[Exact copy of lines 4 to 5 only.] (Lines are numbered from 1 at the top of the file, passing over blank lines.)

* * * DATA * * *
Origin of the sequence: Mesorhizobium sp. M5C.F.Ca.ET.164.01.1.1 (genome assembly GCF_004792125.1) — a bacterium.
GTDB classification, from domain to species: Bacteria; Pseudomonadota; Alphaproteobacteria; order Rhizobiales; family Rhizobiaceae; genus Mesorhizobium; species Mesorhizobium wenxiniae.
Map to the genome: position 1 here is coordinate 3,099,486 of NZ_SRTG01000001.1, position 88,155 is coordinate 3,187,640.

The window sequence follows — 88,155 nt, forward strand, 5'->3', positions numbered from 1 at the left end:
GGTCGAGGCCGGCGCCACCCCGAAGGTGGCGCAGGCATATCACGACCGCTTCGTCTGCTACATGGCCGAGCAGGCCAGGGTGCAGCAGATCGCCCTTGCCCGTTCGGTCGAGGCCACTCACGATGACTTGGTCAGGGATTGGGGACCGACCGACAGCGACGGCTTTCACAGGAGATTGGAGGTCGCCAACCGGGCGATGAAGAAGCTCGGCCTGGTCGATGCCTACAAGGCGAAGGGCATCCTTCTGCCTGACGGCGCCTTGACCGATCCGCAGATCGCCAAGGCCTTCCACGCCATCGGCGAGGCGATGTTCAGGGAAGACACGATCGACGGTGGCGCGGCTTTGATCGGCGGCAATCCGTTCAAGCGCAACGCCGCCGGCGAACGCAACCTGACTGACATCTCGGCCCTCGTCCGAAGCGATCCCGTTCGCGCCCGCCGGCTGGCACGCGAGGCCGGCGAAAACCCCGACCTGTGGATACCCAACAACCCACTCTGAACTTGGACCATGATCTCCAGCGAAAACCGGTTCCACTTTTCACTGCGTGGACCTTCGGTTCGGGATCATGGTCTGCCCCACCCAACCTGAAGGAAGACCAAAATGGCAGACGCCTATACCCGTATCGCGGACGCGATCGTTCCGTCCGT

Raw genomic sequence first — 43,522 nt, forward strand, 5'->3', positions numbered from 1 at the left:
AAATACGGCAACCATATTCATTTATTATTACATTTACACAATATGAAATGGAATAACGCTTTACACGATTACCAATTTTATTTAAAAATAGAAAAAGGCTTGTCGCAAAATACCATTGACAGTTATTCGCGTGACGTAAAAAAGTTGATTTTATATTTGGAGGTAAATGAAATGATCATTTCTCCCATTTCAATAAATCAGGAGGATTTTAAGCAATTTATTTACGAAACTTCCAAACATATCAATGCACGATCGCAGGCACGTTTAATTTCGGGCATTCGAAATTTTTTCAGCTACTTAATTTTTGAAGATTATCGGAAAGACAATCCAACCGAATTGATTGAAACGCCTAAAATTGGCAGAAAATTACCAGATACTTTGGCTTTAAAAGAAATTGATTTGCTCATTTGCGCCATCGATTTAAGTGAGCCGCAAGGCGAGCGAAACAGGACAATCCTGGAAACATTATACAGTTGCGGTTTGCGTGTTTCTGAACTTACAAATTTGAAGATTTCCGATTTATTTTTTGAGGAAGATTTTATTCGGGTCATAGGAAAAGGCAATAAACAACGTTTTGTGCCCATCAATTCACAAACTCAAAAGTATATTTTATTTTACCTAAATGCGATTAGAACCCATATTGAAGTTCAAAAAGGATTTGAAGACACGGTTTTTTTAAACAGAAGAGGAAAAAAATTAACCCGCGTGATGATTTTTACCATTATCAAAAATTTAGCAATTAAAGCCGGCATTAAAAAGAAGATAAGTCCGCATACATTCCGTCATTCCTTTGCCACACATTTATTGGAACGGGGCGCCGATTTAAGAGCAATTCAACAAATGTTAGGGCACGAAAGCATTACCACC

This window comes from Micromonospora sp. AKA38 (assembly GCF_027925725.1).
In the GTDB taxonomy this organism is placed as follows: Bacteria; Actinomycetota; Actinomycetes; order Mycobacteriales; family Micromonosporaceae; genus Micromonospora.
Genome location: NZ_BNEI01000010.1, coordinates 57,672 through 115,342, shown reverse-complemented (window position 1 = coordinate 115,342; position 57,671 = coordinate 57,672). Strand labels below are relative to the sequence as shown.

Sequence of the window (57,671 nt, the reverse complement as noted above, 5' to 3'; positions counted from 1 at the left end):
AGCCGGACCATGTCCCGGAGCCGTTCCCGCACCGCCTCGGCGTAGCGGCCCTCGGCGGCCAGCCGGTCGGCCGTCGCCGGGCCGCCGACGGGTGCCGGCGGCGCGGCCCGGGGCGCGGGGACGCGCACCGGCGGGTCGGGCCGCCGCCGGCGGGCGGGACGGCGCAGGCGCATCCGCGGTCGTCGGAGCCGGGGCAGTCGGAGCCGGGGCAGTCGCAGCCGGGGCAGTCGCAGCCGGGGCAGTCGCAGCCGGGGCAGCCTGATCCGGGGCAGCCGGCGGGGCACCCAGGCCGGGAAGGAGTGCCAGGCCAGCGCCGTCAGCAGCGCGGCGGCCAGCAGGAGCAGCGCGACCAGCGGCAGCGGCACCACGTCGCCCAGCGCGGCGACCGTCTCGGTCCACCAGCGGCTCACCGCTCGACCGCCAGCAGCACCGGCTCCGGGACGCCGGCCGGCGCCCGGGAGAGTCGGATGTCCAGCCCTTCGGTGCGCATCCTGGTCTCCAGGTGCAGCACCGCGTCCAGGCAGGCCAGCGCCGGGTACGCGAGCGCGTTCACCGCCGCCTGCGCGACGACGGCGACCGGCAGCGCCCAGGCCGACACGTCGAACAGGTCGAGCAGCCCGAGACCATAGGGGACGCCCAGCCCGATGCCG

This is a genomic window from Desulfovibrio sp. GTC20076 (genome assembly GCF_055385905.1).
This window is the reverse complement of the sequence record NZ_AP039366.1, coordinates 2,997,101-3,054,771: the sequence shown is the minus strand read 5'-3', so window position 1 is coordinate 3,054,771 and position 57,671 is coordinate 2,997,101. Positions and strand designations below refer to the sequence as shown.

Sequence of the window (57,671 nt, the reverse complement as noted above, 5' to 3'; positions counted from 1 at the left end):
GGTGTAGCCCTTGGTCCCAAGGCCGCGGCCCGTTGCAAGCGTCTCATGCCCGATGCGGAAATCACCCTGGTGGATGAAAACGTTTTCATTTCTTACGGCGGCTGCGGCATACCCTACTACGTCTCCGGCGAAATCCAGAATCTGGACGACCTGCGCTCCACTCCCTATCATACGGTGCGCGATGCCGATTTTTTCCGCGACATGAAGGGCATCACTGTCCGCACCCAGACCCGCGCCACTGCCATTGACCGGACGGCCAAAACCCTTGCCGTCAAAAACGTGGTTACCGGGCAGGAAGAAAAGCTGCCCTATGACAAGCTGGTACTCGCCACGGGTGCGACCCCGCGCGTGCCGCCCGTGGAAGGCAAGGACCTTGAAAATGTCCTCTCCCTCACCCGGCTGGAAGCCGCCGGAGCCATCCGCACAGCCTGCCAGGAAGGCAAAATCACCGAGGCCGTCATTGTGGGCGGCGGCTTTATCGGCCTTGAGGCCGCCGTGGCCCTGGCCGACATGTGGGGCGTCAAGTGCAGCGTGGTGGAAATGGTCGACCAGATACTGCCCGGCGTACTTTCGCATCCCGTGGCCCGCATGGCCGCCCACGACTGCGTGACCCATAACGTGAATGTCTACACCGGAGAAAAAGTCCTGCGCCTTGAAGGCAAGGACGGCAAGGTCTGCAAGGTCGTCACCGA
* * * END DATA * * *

The window sequence follows — 88,155 nt, forward strand, 5'->3', positions numbered from 1 at the left end:
GGTCGAGGCCGGCGCCACCCCGAAGGTGGCGCAGGCATATCACGACCGCTTCGTCTGCTACATGGCCGAGCAGGCCAGGGTGCAGCAGATCGCCCTTGCCCGTTCGGTCGAGGCCACTCACGATGACTTGGTCAGGGATTGGGGACCGACCGACAGCGACGGCTTTCACAGGAGATTGGAGGTCGCCAACCGGGCGATGAAGAAGCTCGGCCTGGTCGATGCCTACAAGGCGAAGGGCATCCTTCTGCCTGACGGCGCCTTGACCGATCCGCAGATCGCCAAGGCCTTCCACGCCATCGGCGAGGCGATGTTCAGGGAAGACACGATCGACGGTGGCGCGGCTTTGATCGGCGGCAATCCGTTCAAGCGCAACGCCGCCGGCGAACGCAACCTGACTGACATCTCGGCCCTCGTCCGAAGCGATCCCGTTCGCGCCCGCCGGCTGGCACGCGAGGCCGGCGAAAACCCCGACCTGTGGATACCCAACAACCCACTCTGAACTTGGACCATGATCTCCAGCGAAAACCGGTTCCACTTTTCACTGCGTGGACCTTCGGTTCGGGATCATGGTCTGCCCCACCCAACCTGAAGGAAGACCAAAATGGCAGACGCCTATACCCGTATCGCGGACGCGATCGTTCCGTCCGT